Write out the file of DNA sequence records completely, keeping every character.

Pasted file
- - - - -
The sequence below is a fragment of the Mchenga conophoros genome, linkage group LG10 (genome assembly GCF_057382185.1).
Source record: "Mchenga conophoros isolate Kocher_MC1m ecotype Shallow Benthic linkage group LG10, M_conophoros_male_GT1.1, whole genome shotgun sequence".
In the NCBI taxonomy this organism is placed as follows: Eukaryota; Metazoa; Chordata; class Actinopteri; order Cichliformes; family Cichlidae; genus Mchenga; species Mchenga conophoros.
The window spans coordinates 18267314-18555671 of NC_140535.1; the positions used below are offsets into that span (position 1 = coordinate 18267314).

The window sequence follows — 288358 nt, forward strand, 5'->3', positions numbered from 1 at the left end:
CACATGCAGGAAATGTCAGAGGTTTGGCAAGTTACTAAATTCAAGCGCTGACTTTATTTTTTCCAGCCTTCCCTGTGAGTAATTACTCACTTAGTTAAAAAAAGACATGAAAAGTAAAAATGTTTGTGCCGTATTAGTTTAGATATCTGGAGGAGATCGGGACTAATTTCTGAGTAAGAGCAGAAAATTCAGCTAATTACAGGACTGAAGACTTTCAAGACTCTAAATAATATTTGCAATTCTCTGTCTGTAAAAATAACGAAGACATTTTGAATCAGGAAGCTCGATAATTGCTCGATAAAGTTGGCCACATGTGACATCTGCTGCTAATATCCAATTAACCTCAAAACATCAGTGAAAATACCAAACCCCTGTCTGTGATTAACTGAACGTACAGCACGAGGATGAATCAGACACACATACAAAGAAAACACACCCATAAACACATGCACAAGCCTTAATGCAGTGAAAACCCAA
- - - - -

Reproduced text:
The sequence below is a fragment of the Mchenga conophoros genome, linkage group LG10 (genome assembly GCF_057382185.1).
Source record: "Mchenga conophoros isolate Kocher_MC1m ecotype Shallow Benthic linkage group LG10, M_conophoros_male_GT1.1, whole genome shotgun sequence".
In the NCBI taxonomy this organism is placed as follows: Eukaryota; Metazoa; Chordata; class Actinopteri; order Cichliformes; family Cichlidae; genus Mchenga; species Mchenga conophoros.
The window spans coordinates 18267314-18555671 of NC_140535.1; the positions used below are offsets into that span (position 1 = coordinate 18267314).

The window sequence follows — 288358 nt, forward strand, 5'->3', positions numbered from 1 at the left end:
CACATGCAGGAAATGTCAGAGGTTTGGCAAGTTACTAAATTCAAGCGCTGACTTTATTTTTTCCAGCCTTCCCTGTGAGTAATTACTCACTTAGTTAAAAAAAGACATGAAAAGTAAAAATGTTTGTGCCGTATTAGTTTAGATATCTGGAGGAGATCGGGACTAATTTCTGAGTAAGAGCAGAAAATTCAGCTAATTACAGGACTGAAGACTTTCAAGACTCTAAATAATATTTGCAATTCTCTGTCTGTAAAAATAACGAAGACATTTTGAATCAGGAAGCTCGATAATTGCTCGATAAAGTTGGCCACATGTGACATCTGCTGCTAATATCCAATTAACCTCAAAACATCAGTGAAAATACCAAACCCCTGTCTGTGATTAACTGAACGTACAGCACGAGGATGAATCAGACACACATACAAAGAAAACACACCCATAAACACATGCACAAGCCTTAATGCAGTGAAAACCCAA